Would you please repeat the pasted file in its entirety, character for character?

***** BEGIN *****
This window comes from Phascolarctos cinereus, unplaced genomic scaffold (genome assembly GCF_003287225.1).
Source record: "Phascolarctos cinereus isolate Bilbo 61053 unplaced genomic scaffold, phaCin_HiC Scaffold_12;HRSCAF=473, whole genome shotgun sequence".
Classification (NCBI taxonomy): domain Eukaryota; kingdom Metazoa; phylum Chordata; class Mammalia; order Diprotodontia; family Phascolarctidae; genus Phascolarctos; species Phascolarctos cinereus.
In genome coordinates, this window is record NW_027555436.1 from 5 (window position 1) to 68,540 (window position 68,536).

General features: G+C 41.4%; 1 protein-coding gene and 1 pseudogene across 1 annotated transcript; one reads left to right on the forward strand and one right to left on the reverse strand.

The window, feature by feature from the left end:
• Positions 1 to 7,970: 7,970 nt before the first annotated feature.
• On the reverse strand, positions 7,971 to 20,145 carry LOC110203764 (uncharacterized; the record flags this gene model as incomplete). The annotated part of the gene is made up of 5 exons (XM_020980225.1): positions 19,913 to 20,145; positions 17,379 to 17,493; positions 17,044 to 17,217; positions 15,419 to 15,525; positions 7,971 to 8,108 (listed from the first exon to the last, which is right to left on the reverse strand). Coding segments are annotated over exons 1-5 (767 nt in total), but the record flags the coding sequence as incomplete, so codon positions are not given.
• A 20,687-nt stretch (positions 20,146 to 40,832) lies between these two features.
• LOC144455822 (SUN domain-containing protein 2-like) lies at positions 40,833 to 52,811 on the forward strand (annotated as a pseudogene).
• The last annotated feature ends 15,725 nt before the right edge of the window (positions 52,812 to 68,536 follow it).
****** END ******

This window comes from Phascolarctos cinereus, unplaced genomic scaffold (genome assembly GCF_003287225.1).
Source record: "Phascolarctos cinereus isolate Bilbo 61053 unplaced genomic scaffold, phaCin_HiC Scaffold_12;HRSCAF=473, whole genome shotgun sequence".
Classification (NCBI taxonomy): domain Eukaryota; kingdom Metazoa; phylum Chordata; class Mammalia; order Diprotodontia; family Phascolarctidae; genus Phascolarctos; species Phascolarctos cinereus.
In genome coordinates, this window is record NW_027555436.1 from 5 (window position 1) to 68,540 (window position 68,536).

General features: G+C 41.4%; 1 protein-coding gene and 1 pseudogene across 1 annotated transcript; one reads left to right on the forward strand and one right to left on the reverse strand.

The window, feature by feature from the left end:
• Positions 1 to 7,970: 7,970 nt before the first annotated feature.
• On the reverse strand, positions 7,971 to 20,145 carry LOC110203764 (uncharacterized; the record flags this gene model as incomplete). The annotated part of the gene is made up of 5 exons (XM_020980225.1): positions 19,913 to 20,145; positions 17,379 to 17,493; positions 17,044 to 17,217; positions 15,419 to 15,525; positions 7,971 to 8,108 (listed from the first exon to the last, which is right to left on the reverse strand). Coding segments are annotated over exons 1-5 (767 nt in total), but the record flags the coding sequence as incomplete, so codon positions are not given.
• A 20,687-nt stretch (positions 20,146 to 40,832) lies between these two features.
• LOC144455822 (SUN domain-containing protein 2-like) lies at positions 40,833 to 52,811 on the forward strand (annotated as a pseudogene).
• The last annotated feature ends 15,725 nt before the right edge of the window (positions 52,812 to 68,536 follow it).